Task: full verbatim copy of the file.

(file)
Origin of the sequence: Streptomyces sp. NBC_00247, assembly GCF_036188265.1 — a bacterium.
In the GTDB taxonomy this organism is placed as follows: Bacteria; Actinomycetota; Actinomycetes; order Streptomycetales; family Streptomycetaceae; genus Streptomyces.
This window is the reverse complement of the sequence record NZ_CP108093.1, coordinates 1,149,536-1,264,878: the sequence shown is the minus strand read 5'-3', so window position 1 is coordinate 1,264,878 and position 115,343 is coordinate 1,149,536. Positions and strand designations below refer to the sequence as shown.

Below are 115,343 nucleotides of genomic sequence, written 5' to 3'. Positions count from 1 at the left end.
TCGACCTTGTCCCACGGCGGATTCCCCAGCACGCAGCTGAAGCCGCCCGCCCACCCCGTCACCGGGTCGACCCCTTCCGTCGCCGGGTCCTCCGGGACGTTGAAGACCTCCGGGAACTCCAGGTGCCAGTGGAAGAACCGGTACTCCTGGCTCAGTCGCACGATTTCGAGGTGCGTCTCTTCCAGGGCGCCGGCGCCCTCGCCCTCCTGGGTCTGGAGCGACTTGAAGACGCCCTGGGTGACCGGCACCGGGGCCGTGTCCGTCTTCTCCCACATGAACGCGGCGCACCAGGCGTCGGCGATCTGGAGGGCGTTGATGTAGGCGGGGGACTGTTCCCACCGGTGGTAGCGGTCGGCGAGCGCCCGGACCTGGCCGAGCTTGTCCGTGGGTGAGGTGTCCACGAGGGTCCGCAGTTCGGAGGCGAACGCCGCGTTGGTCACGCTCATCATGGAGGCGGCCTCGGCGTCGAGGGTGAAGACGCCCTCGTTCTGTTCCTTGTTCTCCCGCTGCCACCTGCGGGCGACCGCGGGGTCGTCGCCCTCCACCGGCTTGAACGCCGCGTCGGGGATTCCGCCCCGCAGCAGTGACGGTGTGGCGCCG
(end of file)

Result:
Origin of the sequence: Streptomyces sp. NBC_00247, assembly GCF_036188265.1 — a bacterium.
In the GTDB taxonomy this organism is placed as follows: Bacteria; Actinomycetota; Actinomycetes; order Streptomycetales; family Streptomycetaceae; genus Streptomyces.
This window is the reverse complement of the sequence record NZ_CP108093.1, coordinates 1,149,536-1,264,878: the sequence shown is the minus strand read 5'-3', so window position 1 is coordinate 1,264,878 and position 115,343 is coordinate 1,149,536. Positions and strand designations below refer to the sequence as shown.

Below are 115,343 nucleotides of genomic sequence, written 5' to 3'. Positions count from 1 at the left end.
TCGACCTTGTCCCACGGCGGATTCCCCAGCACGCAGCTGAAGCCGCCCGCCCACCCCGTCACCGGGTCGACCCCTTCCGTCGCCGGGTCCTCCGGGACGTTGAAGACCTCCGGGAACTCCAGGTGCCAGTGGAAGAACCGGTACTCCTGGCTCAGTCGCACGATTTCGAGGTGCGTCTCTTCCAGGGCGCCGGCGCCCTCGCCCTCCTGGGTCTGGAGCGACTTGAAGACGCCCTGGGTGACCGGCACCGGGGCCGTGTCCGTCTTCTCCCACATGAACGCGGCGCACCAGGCGTCGGCGATCTGGAGGGCGTTGATGTAGGCGGGGGACTGTTCCCACCGGTGGTAGCGGTCGGCGAGCGCCCGGACCTGGCCGAGCTTGTCCGTGGGTGAGGTGTCCACGAGGGTCCGCAGTTCGGAGGCGAACGCCGCGTTGGTCACGCTCATCATGGAGGCGGCCTCGGCGTCGAGGGTGAAGACGCCCTCGTTCTGTTCCTTGTTCTCCCGCTGCCACCTGCGGGCGACCGCGGGGTCGTCGCCCTCCACCGGCTTGAACGCCGCGTCGGGGATTCCGCCCCGCAGCAGTGACGGTGTGGCGCCG